Dan Gainor

While the post also attempted to give other reasons for Porky Pig project, they are easily derailed. Look at the proposed Tampa-Orlando route. It’s 84 miles and plans claim to expect between 1.9 million and 3 million riders each year, depending on how many tourists use the train to go to Disney World. That must mean they are expecting people to come from Tampa – about 72 miles away from the resort – probably shouting “I’m going to Disney World” all the way.

Who could afford it? Amtrak’s much-touted Acela high-speed train costs at least $86 a ticket from Washington, D.C. to Wilmington, DE, just slightly farther than this trip would be. Now picture a family of four paying similar rates for one day trip to Disney World. That would double the cost of their daytrip to the park all for one train ride. Come on kids, let’s ride Buzz Lightyear's Space Ranger Spin, but make sure we stop at the bank on the way.

High speed rail works better in congested areas. There are only 5.4 million people in the Orlando/Tampa area. Now look at the Northeast corridor where Amtrak has the Acela train journalists love so much. That stretch from Washington to Boston contains 44 million people – about one-seventh of the entire U.S. population.

Envision the idea that nationwide high-speed rail would even work because of the distances and big empties involved. After all, Europe has high-speed rail, why not us? Europe also has nearly 200 million more people, 27 countries in the European Union and just 44 percent of the land that the United States has.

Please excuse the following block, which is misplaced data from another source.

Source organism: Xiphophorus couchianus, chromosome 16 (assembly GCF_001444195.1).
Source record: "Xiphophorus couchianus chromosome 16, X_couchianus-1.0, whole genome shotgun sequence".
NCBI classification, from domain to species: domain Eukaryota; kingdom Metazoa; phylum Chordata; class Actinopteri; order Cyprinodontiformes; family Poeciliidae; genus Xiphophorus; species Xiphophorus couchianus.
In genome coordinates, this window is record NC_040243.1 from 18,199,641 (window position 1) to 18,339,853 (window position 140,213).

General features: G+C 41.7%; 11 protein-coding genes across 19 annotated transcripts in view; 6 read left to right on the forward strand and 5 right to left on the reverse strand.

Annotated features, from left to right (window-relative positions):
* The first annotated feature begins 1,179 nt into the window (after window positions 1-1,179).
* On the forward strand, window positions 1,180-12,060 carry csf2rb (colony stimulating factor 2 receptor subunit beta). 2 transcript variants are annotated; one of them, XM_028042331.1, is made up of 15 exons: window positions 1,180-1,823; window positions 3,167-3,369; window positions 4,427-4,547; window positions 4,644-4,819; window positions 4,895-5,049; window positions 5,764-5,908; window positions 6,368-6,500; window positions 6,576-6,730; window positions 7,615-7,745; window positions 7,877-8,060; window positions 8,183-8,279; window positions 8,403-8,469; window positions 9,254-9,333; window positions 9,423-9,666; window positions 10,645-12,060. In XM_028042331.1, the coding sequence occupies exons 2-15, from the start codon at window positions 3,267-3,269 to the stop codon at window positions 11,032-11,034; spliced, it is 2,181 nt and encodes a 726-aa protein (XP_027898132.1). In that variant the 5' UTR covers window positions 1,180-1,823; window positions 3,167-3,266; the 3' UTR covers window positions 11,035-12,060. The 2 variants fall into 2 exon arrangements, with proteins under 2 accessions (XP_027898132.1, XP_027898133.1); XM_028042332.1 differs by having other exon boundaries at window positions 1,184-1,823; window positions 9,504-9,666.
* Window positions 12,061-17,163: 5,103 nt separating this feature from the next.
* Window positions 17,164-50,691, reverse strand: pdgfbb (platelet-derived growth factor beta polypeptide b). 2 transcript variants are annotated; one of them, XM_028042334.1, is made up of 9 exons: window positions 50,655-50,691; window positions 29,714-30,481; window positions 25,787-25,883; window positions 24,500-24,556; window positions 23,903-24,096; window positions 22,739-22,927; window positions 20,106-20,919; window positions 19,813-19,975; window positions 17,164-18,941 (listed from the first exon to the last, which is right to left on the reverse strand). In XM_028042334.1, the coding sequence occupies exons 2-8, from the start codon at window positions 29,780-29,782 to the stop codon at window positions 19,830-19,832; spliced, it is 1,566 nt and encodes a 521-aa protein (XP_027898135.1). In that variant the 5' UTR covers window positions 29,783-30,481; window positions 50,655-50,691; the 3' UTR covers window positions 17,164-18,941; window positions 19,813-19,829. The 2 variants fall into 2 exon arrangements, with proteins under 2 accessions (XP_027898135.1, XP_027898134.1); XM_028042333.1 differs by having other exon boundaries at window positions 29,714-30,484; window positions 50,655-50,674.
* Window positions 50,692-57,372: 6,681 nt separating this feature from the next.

So why then all the news about it? Because this story highlights another disconnect – not just with the Obama administration but with the press.

It’s not surprising that leading Dems live in some fantasy where Americans can all suddenly afford to ride high-speed rail just like the vice president.

But journalists are also the problem. They like high-speed trains because they think it’s like building a network of Acela routes, like New York to Washington, our financial and political capitals – the places that matter to journalists. They don’t need to travel from Mobile, AL to New Orleans (one silly proposed route) or from Tampa to Orlando.

Journalists seem to expect that parts of the nation they denigrate as “flyover country” will magically turn urban if they get high-speed rail. And somehow the rest of us will become enlightened and give up our cars and hop on board.

Meanwhile, Democrats are taking us all for a ride to the 2012 election, and expecting us to pay the freight.

Dan Gainor

Dan Gainor is The Boone Pickens Free Market Fellow and director of the Media Research Center’s Business & Media Institute.